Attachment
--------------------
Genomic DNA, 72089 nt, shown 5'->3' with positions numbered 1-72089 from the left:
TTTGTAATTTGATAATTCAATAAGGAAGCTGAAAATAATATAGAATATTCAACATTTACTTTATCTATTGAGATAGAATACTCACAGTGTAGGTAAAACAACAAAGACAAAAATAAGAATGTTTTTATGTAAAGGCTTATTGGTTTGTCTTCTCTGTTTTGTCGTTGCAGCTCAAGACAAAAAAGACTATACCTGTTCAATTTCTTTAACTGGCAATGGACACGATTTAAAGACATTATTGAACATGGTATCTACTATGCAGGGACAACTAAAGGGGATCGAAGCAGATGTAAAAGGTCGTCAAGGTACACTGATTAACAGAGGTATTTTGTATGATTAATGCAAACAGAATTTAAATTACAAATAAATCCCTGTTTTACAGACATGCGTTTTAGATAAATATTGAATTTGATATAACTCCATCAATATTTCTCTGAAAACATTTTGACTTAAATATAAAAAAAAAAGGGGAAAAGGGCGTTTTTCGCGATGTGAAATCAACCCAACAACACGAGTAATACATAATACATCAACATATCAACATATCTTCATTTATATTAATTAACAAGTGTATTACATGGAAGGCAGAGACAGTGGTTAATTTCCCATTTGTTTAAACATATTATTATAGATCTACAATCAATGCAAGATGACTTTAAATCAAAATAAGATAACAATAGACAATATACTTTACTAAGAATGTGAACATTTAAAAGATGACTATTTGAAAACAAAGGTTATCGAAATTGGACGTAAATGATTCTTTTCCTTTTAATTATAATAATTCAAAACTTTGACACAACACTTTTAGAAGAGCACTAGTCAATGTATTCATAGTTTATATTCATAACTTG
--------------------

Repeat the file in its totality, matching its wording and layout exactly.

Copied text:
Genomic DNA, 72089 nt, shown 5'->3' with positions numbered 1-72089 from the left:
TTTGTAATTTGATAATTCAATAAGGAAGCTGAAAATAATATAGAATATTCAACATTTACTTTATCTATTGAGATAGAATACTCACAGTGTAGGTAAAACAACAAAGACAAAAATAAGAATGTTTTTATGTAAAGGCTTATTGGTTTGTCTTCTCTGTTTTGTCGTTGCAGCTCAAGACAAAAAAGACTATACCTGTTCAATTTCTTTAACTGGCAATGGACACGATTTAAAGACATTATTGAACATGGTATCTACTATGCAGGGACAACTAAAGGGGATCGAAGCAGATGTAAAAGGTCGTCAAGGTACACTGATTAACAGAGGTATTTTGTATGATTAATGCAAACAGAATTTAAATTACAAATAAATCCCTGTTTTACAGACATGCGTTTTAGATAAATATTGAATTTGATATAACTCCATCAATATTTCTCTGAAAACATTTTGACTTAAATATAAAAAAAAAAGGGGAAAAGGGCGTTTTTCGCGATGTGAAATCAACCCAACAACACGAGTAATACATAATACATCAACATATCAACATATCTTCATTTATATTAATTAACAAGTGTATTACATGGAAGGCAGAGACAGTGGTTAATTTCCCATTTGTTTAAACATATTATTATAGATCTACAATCAATGCAAGATGACTTTAAATCAAAATAAGATAACAATAGACAATATACTTTACTAAGAATGTGAACATTTAAAAGATGACTATTTGAAAACAAAGGTTATCGAAATTGGACGTAAATGATTCTTTTCCTTTTAATTATAATAATTCAAAACTTTGACACAACACTTTTAGAAGAGCACTAGTCAATGTATTCATAGTTTATATTCATAACTTG